I liked it least.
To get one thing out of the way, right away: the 3D is amazing. We saw in RealD digital 3D. This is the third movie I've seen recently in 3D, after Bolt a year ago and then Up, and this was the first one where the movie just seemed made for 3D, where it was an integral thing making the movie something more than it was, and not just doing it for the visceral thrill of having stuff come at you. It's still not exactly comfortable to wear the RealD glasses over my real glasses, but it wasn't a huge bothersome thing, either. We were in one of the mid-sized screens at the theatre and not one of the much larger and bigger, but the glasses still provided some sense of panorama instead of making it too much like watching TV, which was something I hated very much about Imax 3D circa mid 1990s.
For all the exotic alien surroundings and languages and marvelous images and etc. etc., we managed to have one character telling another "at first I was only following orders, but then it really did become love that I was feeling for you, true real genuine love, and you have to understand that." That doesn't match the technology in the trailblazing department.
I can understand why Roger Ebert is quoted in the ads as saying, and in fact does say, that this gave him that Star Wars feeling all over again. Because the movie is kind of a mirror image of Star Wars. There are people attacking the Death Star, only this time the good guys are occupying the Death Star, and the bad guys are trying to get in their one good shot, and we're rooting for them to fail. Because this is a good Death Star. Kind of like how some other movie had a good witch and a bad witch, this is the good sacred hard-to-attack place that we cannot see destroyed.
All these gazillion dollars spent on the movie and they couldn't re-dub Sam Worthington's lines so he wouldn't lapse into an Australian accent. All the time. I mean, all the time. I don't know if I've seen another review to comment on this. I guess it must be different reviewers than were complaining in Season One of True Blood that the actors couldn't keep their accents, because those actors didn't have problems with their accents, while Sam Worthington is doing a Full Dundee constantly.
We all felt the movie seemed very, very long. This is one of those things where I don't quite understand why everyone I went to see the movie with professed to mostly love it, even as they all agreed it seemed long. Good movies don't seem long. I may have been a little more length sensitive than everyone else, because I was doing the Full ToeTapping every time Sam Worthington was doing his Full Dundee, and I was looking at my watch only constantly. But I'm sorry, great movies don't seem long while you're watching them, really and truly they don't.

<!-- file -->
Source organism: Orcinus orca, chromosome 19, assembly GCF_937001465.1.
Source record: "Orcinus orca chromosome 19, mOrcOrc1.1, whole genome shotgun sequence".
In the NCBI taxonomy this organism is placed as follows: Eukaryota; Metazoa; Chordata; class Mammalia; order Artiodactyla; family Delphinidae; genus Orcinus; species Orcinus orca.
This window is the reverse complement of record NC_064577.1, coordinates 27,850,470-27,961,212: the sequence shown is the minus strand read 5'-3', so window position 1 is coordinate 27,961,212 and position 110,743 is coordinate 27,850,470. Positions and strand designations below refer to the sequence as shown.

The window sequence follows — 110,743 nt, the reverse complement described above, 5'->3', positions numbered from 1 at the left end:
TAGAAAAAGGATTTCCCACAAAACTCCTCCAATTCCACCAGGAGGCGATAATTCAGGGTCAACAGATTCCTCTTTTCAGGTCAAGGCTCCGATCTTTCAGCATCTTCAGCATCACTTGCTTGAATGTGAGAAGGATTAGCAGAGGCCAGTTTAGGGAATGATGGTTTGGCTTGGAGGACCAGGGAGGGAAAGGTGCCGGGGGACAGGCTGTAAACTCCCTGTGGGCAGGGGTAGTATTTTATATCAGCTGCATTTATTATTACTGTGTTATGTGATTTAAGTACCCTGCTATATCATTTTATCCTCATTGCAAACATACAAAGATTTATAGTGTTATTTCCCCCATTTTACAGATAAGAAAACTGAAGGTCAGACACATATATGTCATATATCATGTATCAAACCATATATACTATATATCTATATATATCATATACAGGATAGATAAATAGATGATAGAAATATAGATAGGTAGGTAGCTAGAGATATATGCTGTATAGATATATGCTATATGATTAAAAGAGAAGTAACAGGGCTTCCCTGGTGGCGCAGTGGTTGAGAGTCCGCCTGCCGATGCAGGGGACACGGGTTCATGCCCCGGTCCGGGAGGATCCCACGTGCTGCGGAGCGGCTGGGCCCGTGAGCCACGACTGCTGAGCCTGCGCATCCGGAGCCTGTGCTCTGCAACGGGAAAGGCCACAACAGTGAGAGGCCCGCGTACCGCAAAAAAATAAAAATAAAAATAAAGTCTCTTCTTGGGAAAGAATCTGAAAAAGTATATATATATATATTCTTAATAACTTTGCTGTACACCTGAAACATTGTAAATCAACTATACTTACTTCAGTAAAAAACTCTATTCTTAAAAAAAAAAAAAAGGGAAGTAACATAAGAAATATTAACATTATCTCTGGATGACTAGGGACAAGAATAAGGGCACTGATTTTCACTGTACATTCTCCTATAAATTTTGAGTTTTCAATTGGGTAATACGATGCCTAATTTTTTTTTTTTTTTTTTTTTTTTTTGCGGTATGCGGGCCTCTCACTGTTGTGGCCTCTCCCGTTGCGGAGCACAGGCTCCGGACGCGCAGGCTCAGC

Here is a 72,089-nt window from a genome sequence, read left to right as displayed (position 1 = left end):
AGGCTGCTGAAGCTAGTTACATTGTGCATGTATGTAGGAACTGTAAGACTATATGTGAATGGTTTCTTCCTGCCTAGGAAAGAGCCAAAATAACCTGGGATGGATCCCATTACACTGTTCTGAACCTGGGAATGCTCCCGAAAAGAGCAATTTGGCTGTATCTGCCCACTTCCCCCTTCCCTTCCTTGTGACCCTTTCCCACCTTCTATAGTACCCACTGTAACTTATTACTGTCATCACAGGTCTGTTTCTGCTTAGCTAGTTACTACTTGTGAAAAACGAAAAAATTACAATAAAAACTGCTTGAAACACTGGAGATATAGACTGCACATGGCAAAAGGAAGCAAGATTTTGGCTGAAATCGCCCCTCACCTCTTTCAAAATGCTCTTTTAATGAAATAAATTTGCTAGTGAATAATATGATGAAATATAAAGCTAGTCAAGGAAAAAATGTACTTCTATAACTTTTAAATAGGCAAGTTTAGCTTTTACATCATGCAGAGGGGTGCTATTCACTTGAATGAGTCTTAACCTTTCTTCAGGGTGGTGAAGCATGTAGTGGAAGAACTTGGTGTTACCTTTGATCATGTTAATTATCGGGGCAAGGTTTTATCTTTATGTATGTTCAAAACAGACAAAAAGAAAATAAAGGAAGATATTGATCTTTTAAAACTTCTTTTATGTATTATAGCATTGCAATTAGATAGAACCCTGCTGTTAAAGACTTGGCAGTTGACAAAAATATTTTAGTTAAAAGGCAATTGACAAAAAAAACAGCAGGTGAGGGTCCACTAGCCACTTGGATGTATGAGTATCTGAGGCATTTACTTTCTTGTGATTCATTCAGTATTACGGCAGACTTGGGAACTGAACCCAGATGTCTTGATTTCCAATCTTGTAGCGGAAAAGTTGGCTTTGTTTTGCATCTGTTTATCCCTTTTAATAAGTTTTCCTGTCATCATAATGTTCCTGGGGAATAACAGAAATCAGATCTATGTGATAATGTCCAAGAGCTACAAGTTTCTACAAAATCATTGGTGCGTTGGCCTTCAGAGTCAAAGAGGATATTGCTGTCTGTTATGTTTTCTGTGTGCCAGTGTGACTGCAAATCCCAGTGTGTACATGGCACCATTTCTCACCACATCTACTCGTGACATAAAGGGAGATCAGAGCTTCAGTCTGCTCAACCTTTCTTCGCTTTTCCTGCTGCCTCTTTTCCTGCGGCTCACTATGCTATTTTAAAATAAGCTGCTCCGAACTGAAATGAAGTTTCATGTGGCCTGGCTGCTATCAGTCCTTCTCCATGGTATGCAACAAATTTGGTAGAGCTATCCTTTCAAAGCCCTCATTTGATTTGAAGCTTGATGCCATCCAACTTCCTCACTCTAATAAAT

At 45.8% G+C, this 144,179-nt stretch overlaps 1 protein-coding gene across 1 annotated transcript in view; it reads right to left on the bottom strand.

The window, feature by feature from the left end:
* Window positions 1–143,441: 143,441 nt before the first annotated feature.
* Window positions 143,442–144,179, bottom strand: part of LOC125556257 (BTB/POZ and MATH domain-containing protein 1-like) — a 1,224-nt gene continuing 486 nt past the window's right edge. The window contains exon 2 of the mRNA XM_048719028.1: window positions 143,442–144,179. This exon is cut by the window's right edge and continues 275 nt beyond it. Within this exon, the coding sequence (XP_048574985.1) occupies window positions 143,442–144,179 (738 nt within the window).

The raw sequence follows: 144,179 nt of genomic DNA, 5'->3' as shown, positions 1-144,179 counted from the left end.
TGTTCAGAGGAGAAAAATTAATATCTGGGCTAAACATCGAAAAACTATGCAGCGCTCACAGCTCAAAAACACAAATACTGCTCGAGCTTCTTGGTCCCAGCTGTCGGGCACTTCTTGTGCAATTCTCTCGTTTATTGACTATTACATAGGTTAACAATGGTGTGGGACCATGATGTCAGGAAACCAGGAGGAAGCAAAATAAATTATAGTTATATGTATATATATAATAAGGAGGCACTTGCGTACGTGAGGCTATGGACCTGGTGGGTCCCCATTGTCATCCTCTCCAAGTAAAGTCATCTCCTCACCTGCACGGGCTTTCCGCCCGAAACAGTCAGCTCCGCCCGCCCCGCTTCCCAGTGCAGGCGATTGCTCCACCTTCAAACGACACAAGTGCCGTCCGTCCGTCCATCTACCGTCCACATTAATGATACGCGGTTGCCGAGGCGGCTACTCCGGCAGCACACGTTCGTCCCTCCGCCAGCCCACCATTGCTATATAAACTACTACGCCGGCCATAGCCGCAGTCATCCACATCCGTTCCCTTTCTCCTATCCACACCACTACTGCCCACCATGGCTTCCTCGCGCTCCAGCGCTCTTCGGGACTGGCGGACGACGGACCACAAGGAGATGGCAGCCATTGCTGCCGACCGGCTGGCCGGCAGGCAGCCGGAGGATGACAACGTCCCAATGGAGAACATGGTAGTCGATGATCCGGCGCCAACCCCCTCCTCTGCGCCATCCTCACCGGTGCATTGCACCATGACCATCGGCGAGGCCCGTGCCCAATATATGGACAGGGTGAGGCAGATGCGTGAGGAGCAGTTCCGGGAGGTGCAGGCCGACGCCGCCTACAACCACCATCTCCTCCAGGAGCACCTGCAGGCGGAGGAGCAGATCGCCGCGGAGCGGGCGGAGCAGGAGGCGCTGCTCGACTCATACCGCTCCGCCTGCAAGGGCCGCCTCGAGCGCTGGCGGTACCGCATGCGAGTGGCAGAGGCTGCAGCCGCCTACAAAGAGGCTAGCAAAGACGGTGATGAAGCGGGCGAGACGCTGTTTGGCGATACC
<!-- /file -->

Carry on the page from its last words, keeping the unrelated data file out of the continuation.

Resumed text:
Most of the characters ended up as archteypes if they didn't start out that way. No, cliches is probably a better word than archetypes. Bad military dudes, bad corporate dudes, valiant scientists.
The music annoyed me. I like staying for the end credits, listening to a John Williams put all his themes into 3:49 of good music over the end credits. Here, it was bad music, over credits that were put together so tightly that you couldn't really read them, and part of me was ready to bail before the credits were over because it totally wasn't doing anything for me.
We discussed afterward some of the various plot holes, though talking in the after-dinner event with a couple of Peter's friends, maybe many of those were covered in the dialogue. So perhaps it's not full of plot holes. But we could still see exactly what was going to happen when the film cuts back and forth from the struggling good guy to the struggling heroine who seemed down for the count, but guess what maybe she isn't and she'll get back into the game just in time to save the good guy's bacon. I'd say this is a spoiler, except anyone who's ever gone to a movie will see what's coming from several minutes away.
Part of me wants to go on trying to go into more detail on why I don't think this is a very good movie, but there's this other part of me that's already working overtime trying to forget I spent three hours of my life squirming and toe-tapping and waiting desperately for Avatar to end.
I'll close with a quote from Bull Durham:
Come on rook, shows us that million dollar arm, ’cause I got a pretty good idea about that 5 cent head of yours
Because Avatar's exactly that. It's got a five cent screenplay to go along with its million dollar arm, and I'm not going to give it a pass.
I will give higher marks to our dinner afterward. We stumbled/meandered our way from place to place near Lincoln Center with too long a line and then decided to head down 9th Avenue. We settled on a restaurant called Whym. The food was good, the desserts outstanding. Many restaurants have nice-sounding desserts that end up looking like they came from Sweet Street but I don't think I've had anything quite like their S'mores-wich, and the Apple Pie Spring Rolls were also quite good. In both instances I've seen items like on many many menus, but rarely with the execution. I'm tempted to go back right now and see how the Banana Cream Pie holds up. Definitely a place I would consider going back to. And reasonably close to the Random House building... Hmmm, maybe it's time to start trying for some more lunches with my friends at Random House.